A presidential election that once seemed like an eternity is now in the final full week of campaigning, and farmers must make the decision whether they are better off now than they were four years ago.
Agriculture has gone through four volatile years of trade wars, exacerbated by extreme weather events and a year wracked by COVID-19 that devastated livestock markets.
And yet, sales to China are recovering, and recent market moves also provide a more positive mindset about agricultural markets for the 2020-21 marketing year. Not only are farmers getting another round of aid in the Coronavirus Food Assistance Program 2 (CFAP 2), but futures and cash prices for cattle, hogs, corn, soybeans and wheat have largely trended upward this fall.
DTN’s National Soybean Index is just under $10.21 a bushel, the highest level since July 2016. The DTN National Corn Index is at $3.94 a bushel, the highest level in more than a year. The Hard Red Winter Wheat Index hit $5.44 a bushel this week, its highest level in more than two years.
Rising commodity prices going into an election are a positive influence for incumbents in major agricultural areas because they offer a sense of optimism that goes beyond the farmers, said Steffen Schmidt, a political science professor emeritus at Iowa State University.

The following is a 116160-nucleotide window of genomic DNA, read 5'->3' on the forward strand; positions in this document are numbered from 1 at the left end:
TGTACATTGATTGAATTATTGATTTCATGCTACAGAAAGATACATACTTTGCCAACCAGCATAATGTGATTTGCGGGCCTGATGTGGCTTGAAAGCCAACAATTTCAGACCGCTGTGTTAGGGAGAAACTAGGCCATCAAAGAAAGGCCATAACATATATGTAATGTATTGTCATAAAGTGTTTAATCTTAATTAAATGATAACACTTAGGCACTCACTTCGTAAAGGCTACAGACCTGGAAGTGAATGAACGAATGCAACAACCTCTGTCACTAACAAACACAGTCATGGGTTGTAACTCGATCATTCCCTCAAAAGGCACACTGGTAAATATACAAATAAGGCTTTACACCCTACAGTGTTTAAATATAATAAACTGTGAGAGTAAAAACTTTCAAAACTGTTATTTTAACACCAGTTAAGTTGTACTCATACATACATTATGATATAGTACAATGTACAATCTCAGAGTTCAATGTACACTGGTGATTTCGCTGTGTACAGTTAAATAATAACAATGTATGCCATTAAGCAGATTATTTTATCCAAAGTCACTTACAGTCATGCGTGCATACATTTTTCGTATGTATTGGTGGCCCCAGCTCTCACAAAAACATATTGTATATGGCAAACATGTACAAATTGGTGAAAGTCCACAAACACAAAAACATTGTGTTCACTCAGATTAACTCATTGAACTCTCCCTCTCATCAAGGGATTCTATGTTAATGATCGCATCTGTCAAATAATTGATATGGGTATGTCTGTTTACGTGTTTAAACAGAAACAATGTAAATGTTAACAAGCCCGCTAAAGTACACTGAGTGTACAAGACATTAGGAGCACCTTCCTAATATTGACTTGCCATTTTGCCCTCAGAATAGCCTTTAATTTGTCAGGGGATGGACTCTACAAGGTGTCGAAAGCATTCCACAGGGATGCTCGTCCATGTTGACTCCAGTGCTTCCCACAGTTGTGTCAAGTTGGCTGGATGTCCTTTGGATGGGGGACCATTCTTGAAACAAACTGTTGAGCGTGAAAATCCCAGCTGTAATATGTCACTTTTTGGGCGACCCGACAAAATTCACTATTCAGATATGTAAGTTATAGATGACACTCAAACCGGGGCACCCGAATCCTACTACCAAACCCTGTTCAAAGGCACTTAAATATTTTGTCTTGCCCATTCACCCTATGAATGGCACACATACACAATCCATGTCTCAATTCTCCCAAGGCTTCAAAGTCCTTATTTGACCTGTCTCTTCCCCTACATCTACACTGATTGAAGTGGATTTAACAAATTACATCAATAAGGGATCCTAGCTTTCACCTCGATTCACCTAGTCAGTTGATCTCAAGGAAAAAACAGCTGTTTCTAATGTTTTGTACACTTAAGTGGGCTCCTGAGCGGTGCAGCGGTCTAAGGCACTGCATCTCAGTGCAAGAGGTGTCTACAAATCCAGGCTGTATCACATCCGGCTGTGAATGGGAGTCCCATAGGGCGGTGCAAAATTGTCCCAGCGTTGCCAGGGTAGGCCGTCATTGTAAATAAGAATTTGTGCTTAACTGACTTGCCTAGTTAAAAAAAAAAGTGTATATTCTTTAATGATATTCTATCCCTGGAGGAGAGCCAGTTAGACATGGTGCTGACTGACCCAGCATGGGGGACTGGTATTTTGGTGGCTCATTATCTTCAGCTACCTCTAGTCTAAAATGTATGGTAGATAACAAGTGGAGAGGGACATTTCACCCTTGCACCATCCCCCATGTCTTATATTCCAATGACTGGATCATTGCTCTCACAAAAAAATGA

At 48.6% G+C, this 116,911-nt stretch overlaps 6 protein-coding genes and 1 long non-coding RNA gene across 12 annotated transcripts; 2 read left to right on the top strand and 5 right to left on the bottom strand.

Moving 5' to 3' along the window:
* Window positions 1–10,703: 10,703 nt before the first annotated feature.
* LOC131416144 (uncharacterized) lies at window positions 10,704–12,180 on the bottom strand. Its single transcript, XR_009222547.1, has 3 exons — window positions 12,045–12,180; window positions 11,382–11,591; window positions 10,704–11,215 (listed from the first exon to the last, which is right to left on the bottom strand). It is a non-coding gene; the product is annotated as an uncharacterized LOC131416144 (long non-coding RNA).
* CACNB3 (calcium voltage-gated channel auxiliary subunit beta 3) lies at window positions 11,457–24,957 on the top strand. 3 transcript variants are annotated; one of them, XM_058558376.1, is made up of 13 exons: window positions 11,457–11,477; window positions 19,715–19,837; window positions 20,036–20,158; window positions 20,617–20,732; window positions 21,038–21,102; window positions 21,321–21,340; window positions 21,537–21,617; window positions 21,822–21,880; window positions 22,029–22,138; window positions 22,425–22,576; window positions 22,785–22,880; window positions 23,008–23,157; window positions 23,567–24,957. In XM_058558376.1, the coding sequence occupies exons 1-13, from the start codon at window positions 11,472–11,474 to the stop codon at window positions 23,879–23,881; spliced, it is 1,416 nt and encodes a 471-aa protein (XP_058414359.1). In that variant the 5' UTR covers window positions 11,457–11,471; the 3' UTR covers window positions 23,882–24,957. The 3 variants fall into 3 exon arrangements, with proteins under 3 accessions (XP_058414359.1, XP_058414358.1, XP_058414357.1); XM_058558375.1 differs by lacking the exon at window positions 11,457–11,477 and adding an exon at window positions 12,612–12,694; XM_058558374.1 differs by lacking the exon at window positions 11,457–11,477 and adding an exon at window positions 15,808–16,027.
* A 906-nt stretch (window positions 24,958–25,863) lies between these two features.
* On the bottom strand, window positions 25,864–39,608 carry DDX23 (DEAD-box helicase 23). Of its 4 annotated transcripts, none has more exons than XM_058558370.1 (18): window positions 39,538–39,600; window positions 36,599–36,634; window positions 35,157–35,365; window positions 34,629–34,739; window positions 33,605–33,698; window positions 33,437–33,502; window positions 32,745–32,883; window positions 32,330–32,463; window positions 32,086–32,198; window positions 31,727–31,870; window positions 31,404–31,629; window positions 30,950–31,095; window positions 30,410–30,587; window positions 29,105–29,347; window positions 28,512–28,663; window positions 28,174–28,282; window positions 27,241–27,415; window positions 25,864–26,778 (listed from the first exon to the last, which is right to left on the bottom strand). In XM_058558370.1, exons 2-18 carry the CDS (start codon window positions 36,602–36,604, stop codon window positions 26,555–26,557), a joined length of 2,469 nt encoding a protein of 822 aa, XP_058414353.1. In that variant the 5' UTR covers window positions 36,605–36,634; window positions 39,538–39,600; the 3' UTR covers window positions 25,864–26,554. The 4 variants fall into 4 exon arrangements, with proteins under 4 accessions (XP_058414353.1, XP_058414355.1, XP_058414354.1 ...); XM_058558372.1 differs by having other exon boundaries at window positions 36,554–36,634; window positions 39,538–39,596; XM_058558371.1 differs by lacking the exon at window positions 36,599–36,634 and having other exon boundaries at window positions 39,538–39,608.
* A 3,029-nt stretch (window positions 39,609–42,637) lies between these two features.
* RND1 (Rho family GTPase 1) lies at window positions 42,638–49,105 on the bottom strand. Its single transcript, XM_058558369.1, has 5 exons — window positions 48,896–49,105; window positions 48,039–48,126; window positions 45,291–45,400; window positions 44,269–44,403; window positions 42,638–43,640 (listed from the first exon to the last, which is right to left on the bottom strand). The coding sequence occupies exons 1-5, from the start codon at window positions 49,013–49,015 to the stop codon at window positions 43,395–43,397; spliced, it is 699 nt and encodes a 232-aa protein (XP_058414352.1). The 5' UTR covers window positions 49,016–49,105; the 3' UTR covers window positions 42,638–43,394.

“Most of Iowa is not directly agriculture. We have a lot of banking, insurance, manufacturing, services and other things, but when farm prices strengthen, there is an overall optimism that begins to affect everyone,” Schmidt said. “As farmers start doing better, it looks like the economy of the state is firming up. It just makes people who have nothing to do with agriculture feel good. And that can be very helpful to incumbents.”
Glyndon, Minnesota, farmer Ray Johnson supports President Donald Trump and even hosted Vice President Mike Pence on his farm last year to promote the U.S.-Mexico-Canada Agreement (USMCA). He noted Pence was attentive and aware of all the issues facing farmers and businesses.
“You know, there’s always some things you like and dislike about every administration,” Johnson said. “This administration has some programs that they have done that I believe have helped rural Minnesota, and being a farmer, that’s very much appreciated.”
Like a lot of farmers, Johnson was able to get the crop out a lot earlier this fall. Johnson said yields for area farmers weren’t as good as expected, but the harvest price increases are a positive development.
“Everybody is welcoming the rise in prices. Unfortunately, it seems like it comes at somebody’s expense right now with the weather that occurred in Iowa and neighboring states,” Johnson said.
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Minnesota has been considered a battleground state, though recent polling largely shows former Vice President Joe Biden is favored. In 2016, Trump lost Minnesota by 44,759 votes out of 2.7 million votes cast. Rural Minnesota voted heavily in favor of Trump.
The 2020 DTN/Progressive Farmer Zogby Analytics Pulse of Rural America Poll released in late September polling rural voters showed Trump leading Biden 50% to 33% at the time with 11% of rural residents still undecided. Polls in other agricultural and rural media show similar trends with strong farmer support for the president.